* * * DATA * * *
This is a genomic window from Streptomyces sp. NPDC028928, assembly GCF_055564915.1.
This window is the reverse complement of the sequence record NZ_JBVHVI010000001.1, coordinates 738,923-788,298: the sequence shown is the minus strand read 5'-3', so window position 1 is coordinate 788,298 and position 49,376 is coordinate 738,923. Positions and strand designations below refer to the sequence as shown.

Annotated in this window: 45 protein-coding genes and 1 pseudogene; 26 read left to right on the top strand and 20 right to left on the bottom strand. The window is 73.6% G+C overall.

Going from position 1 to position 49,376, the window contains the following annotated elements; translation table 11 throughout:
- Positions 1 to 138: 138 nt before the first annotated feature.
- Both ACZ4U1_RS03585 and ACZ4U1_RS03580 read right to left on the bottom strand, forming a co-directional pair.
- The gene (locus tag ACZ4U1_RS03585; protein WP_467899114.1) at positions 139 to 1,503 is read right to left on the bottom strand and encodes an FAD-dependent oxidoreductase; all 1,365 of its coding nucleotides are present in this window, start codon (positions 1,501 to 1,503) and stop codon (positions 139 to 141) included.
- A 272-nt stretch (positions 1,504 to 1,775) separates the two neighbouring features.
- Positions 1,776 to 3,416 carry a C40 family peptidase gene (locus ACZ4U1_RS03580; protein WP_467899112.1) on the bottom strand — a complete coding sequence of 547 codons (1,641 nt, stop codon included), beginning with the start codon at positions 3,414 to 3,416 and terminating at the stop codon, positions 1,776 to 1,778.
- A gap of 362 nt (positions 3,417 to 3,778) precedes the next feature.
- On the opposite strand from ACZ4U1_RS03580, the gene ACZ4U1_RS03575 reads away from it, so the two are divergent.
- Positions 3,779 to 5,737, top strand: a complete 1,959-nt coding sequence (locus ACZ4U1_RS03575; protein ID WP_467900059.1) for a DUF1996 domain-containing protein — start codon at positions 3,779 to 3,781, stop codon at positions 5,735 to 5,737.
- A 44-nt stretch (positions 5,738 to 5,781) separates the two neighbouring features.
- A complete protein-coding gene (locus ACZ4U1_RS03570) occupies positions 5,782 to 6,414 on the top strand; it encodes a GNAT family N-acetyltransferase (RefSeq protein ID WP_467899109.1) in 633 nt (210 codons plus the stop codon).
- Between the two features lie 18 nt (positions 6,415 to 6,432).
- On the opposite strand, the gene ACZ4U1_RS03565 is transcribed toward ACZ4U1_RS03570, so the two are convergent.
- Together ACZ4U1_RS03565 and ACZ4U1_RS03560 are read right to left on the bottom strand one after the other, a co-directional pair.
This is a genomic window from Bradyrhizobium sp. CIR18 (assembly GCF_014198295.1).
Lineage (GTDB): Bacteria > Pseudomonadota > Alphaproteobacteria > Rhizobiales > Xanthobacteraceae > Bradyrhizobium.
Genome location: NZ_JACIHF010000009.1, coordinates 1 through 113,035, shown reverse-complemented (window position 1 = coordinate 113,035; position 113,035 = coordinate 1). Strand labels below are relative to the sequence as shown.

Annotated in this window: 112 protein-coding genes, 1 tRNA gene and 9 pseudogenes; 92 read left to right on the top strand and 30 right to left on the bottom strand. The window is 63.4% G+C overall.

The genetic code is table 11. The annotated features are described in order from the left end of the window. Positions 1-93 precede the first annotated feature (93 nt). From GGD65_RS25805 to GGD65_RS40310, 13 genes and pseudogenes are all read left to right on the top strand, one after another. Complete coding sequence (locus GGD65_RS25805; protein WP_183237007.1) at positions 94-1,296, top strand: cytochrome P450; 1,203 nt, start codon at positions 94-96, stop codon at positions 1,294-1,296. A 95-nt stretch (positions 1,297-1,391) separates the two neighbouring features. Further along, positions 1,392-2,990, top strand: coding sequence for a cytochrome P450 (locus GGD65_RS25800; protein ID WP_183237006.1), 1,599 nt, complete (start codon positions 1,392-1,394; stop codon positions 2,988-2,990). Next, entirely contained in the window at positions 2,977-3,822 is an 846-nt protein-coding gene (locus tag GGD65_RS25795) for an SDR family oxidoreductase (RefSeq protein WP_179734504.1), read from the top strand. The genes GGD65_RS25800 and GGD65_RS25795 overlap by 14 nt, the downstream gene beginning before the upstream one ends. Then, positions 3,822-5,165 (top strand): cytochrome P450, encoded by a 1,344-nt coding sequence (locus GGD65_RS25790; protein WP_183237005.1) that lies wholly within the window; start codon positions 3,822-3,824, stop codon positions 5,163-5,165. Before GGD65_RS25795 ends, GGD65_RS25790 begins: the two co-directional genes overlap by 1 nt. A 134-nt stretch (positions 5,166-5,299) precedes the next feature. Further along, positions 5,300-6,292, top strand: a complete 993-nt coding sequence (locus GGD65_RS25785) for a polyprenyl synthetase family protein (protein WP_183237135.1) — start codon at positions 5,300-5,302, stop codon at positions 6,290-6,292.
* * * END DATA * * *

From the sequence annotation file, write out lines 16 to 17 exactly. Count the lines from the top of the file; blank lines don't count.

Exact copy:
- On the opposite strand, the gene ACZ4U1_RS03565 is transcribed toward ACZ4U1_RS03570, so the two are convergent.
- Together ACZ4U1_RS03565 and ACZ4U1_RS03560 are read right to left on the bottom strand one after the other, a co-directional pair.